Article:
Prepare for the Cancer Boom

Elyas Bakhtiari, for HealthLeaders Magazine , July 10, 2009
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Decatur Memorial Hospital is in the process of moving operations into a 55,000-square-foot comprehensive center that houses medical oncology, radiation, cancer research, diagnostic services, labs, and nuclear medicine. However, instead of starting the project as a joint venture with physicians, or building the facility and inviting physicians in, Decatur and Cancer Care Specialists of Central Illinois, SC, the 15-physician medical group that partnered with Decatur, approached the project a little differently: The physician group owns the building and it is the hospital that is the tenant.

"This is kind of 180 degrees from a conventional setup," says Ridley. "When we started talking to the doctors about this they showed interest in wanting to have ownership in the building and we said if that's what you want to do, we'll certainly switch seats with you and be the tenant."

Although the setup process has been a little different to ensure that the program fits within all legal and financial restrictions, the ultimate goal was to move toward cohabitation and keep the physicians happy.

"If you have an oncology practice where you're geographically fragmented—with a piece of it at hospital and a piece down the street—you can understand that it makes it tough to do business sometime," Ridley says.

"[Cohabitating] has a huge impact on making patients' lives easier. They're going to go to one building to see all the doctors they see and all the support staff that comes with that. The physicians can have face time together, they can just walk down hall and have a face-to-face interaction rather than calling."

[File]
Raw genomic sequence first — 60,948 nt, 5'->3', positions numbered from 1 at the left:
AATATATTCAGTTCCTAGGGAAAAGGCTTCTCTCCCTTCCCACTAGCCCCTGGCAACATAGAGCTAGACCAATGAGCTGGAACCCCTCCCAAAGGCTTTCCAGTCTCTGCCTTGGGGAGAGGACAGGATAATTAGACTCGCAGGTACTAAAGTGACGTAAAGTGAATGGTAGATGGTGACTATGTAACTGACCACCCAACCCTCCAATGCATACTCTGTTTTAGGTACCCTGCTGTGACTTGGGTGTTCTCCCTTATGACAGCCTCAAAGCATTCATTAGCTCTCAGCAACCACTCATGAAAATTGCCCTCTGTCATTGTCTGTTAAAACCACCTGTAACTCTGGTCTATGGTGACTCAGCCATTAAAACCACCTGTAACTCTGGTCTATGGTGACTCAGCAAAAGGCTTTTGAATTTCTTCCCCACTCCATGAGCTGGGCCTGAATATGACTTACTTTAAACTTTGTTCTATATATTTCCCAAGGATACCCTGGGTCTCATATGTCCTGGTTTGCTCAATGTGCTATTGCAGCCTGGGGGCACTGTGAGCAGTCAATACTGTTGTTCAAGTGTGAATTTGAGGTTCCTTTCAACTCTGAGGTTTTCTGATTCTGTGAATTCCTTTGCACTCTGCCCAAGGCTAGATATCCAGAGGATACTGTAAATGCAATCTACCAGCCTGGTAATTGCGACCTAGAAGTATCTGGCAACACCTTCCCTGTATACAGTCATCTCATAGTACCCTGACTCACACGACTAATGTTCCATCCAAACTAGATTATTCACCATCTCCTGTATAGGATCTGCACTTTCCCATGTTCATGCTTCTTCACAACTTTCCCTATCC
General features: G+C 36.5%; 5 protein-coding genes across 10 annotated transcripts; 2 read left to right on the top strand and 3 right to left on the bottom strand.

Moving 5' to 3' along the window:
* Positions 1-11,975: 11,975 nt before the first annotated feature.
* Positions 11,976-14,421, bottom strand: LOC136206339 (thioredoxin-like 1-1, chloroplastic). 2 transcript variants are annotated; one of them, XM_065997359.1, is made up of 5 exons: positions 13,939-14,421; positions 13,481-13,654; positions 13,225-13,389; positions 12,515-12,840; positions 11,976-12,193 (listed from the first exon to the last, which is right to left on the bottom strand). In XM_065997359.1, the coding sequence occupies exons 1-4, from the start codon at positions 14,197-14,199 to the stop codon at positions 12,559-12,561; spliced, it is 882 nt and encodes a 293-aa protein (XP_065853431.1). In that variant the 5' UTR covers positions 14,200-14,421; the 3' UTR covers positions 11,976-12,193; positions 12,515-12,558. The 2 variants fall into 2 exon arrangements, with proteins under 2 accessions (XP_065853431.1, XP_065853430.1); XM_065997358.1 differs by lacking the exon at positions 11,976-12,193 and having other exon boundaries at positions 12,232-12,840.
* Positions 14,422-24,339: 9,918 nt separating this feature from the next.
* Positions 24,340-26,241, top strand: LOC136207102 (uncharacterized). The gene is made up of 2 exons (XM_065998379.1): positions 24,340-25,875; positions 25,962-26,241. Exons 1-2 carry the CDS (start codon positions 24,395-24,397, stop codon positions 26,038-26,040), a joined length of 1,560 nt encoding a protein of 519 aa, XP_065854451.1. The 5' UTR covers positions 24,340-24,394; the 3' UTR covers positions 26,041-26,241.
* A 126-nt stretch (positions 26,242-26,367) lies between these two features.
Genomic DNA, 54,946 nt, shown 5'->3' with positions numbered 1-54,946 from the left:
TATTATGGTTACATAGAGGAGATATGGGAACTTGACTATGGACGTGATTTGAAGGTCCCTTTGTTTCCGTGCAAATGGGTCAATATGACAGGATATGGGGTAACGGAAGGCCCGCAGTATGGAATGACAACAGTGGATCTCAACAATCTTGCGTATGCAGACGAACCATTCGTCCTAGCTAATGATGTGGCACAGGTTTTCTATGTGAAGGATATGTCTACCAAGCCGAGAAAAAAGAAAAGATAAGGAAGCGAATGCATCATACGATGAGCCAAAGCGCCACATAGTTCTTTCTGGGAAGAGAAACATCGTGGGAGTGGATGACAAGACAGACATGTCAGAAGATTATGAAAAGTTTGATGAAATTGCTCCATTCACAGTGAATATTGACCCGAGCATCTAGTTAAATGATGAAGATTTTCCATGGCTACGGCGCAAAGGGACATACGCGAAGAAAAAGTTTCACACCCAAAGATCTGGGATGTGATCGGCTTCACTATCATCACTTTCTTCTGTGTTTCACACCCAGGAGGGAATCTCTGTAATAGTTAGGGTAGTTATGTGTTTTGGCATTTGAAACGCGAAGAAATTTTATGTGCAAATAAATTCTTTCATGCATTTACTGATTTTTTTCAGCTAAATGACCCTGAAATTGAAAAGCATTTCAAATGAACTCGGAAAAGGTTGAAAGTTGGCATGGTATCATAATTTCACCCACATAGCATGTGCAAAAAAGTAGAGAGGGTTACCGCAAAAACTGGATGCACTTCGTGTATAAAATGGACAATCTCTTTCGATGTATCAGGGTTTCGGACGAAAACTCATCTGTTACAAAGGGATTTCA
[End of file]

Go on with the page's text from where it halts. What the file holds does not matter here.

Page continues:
On top of the full array of Decatur's cancer services, the center also houses a complementary medicine program—services like massage therapy, music therapy, art therapy, nutritional counseling, and yoga.

"Anything built in last five years or is likely to have some complementary program," says Ridley. "Our goal overall is not only to be a therapeutic place where people come for chemotherapy and radiation, but we wanted to be a community center and resource center . . . We want to lead not only in delivering care and science-based medicine, but being that one-stop shop where people can come in and get professional advice and also the high-touch piece of it."

Elyas Bakhtiari is a senior editor for physicians and service lines for HealthLeaders Media. He can be reached at

Pill problems

For patients who have suffered through radiation treatments or chemotherapy infusions, oral chemotherapeutic drugs—often called cancer pills—may seem like a dream come true. It may even seem less daunting to pick up a cancer treatment at a pharmacy and take it at home on a regular basis like any other drug. Although the chemotherapeutic pills are complementary to, rather than a replacement for, traditional treatments, they are growing in popularity and may reshape cancer treatment as they continue to evolve. But for now, it's not so easy as just popping a pill.

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